Treddie was introduced to TIG, or tungsten inert gas welding, and many other specialties during her Welding Technology classes at the Bill J. Priest Institute. She says the program’s hands-on classes focus less on lecture and more on developing hard skills. Every day students spend time out in the garage building real-world experience. They carry and cut steel, fuse metals together with intense heat and inspect completed projects to make sure they meet specifications. Because of this hands-on approach to learning, students tend to find employment easily.
“I got an entry-level job at Erect A-Line when I finished my welding certificate,” says Treddie. “They actually came to my classroom to say they were hiring.”
Re-adapting to Change
This March, Treddie learned she had cataracts. And, without her eyesight, she could no longer perform her job at Erect A-Line. Being her resilient self, Treddie decided to finish her spring semester at El Centro and then return to working part time as a Certified Nurses’ Aide.
Treddie’s thirst for welding, however, is far from quenched.
“For me, success means overcoming barriers,” says Treddie, who had cataract surgery in late June. “Success is way more than money for me.”
This fall, Treddie plans to study TIG welding through the continuing education program at Cedar Valley College while simultaneously pursuing an Associate in Arts. One day she hopes to own her own welding company and to be able to outsource projects.
Navigating Uncharted Territory
While some women may be afraid to explore a career field that historically has employed mostly men, Treddie Johnson advises these women to consider the benefits.
“As a woman, welding is about creating art,” explains Treddie. “You can create something beautiful when you weld, and that’s very powerful. Welding is also an outlet. It gave me a sense of belonging and emotional well-being. Before, I felt like there was a part of me that had been untouched and unknown, but welding has allowed me to discover who I am and what I can do.”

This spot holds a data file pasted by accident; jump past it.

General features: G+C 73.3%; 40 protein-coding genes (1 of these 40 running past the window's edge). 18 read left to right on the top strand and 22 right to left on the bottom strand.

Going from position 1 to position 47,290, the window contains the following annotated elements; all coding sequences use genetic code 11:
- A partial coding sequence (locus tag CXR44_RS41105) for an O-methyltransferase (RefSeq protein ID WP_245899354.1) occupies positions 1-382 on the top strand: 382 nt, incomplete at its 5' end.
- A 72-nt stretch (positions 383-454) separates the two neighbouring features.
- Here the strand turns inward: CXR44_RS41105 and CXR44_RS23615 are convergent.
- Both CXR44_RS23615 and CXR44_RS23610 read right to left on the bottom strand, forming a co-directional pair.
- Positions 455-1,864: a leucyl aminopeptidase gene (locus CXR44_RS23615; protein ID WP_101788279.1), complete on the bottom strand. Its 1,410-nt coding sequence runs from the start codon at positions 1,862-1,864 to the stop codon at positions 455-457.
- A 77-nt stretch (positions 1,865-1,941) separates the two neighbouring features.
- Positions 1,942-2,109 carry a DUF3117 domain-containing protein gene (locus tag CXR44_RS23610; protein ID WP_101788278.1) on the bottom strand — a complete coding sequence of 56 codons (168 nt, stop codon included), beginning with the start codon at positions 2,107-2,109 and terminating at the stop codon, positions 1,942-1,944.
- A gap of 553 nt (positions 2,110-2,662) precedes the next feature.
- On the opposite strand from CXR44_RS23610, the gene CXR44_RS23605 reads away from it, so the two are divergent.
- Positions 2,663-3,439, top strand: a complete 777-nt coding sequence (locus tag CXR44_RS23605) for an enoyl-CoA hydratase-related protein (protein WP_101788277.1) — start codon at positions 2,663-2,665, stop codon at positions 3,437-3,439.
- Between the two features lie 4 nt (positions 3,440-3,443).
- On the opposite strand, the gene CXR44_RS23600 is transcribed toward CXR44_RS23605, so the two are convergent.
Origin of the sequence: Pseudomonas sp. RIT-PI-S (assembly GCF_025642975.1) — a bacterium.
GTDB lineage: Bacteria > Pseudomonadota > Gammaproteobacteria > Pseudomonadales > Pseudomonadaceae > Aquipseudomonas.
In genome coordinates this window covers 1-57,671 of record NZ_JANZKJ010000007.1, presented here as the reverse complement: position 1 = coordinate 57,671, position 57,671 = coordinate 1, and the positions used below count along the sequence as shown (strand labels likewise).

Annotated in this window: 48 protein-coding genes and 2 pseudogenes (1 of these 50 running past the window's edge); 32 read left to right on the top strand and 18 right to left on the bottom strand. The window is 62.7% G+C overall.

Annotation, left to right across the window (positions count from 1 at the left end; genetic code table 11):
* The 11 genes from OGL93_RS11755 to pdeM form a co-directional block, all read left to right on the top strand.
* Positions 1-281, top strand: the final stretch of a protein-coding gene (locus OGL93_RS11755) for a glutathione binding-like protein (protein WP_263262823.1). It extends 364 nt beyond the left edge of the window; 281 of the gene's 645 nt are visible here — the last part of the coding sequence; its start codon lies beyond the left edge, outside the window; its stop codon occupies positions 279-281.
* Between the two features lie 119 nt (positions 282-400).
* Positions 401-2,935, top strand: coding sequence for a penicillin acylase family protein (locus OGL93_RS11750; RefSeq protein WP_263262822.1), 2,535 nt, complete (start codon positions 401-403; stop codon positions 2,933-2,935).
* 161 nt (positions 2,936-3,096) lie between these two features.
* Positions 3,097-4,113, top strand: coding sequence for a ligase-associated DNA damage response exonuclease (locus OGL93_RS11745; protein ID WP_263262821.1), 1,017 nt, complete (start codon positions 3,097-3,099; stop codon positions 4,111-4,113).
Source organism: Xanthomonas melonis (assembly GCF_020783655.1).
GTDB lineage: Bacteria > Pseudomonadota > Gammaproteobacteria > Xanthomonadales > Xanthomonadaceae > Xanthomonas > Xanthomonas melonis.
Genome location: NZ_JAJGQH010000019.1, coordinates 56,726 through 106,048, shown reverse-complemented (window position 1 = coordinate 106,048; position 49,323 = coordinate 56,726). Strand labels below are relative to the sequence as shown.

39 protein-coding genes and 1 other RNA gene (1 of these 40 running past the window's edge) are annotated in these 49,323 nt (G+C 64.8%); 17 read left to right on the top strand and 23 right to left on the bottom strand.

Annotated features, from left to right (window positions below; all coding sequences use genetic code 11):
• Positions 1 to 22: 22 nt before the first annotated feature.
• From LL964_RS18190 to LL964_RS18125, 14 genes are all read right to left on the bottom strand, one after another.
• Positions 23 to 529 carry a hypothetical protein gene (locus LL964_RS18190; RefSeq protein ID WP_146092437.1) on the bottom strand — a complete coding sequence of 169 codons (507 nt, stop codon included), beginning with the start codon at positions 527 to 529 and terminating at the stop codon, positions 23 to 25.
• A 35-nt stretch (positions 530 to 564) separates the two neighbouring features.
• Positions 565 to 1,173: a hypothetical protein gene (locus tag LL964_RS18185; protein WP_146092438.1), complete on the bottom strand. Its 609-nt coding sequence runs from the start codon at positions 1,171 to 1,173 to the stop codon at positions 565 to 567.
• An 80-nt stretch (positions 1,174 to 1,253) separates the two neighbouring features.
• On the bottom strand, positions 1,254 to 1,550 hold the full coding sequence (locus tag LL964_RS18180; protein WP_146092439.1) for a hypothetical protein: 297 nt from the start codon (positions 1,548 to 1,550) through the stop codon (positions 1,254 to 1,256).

Although Treddie is comfortable working in a man’s world, it hasn’t always been easy. In the past, some of her male counterparts have been unaccommodating in the classroom. “When I would ask for help, I could tell some of [the other welders] didn’t want me there,” says Treddie. “But I just focused on what I was doing and didn’t let it distract me. Most of the guys came around.”
The biggest challenge is not gender bias, however. According to Treddie, it’s reading and sketching blueprints. Math is not one of her strengths. The intense heat that accompanies welding can also be difficult when Treddie has to repeat a welding task over and over to get it just right. But the pride and satisfaction that comes from completing the project far outweighs any momentary discomfort.
“It’s really not as hard as people make it out to be,” explains Treddie. “If you know this is what you want to do, just take it on like you would any other job or training: with enthusiasm and willingness to learn.”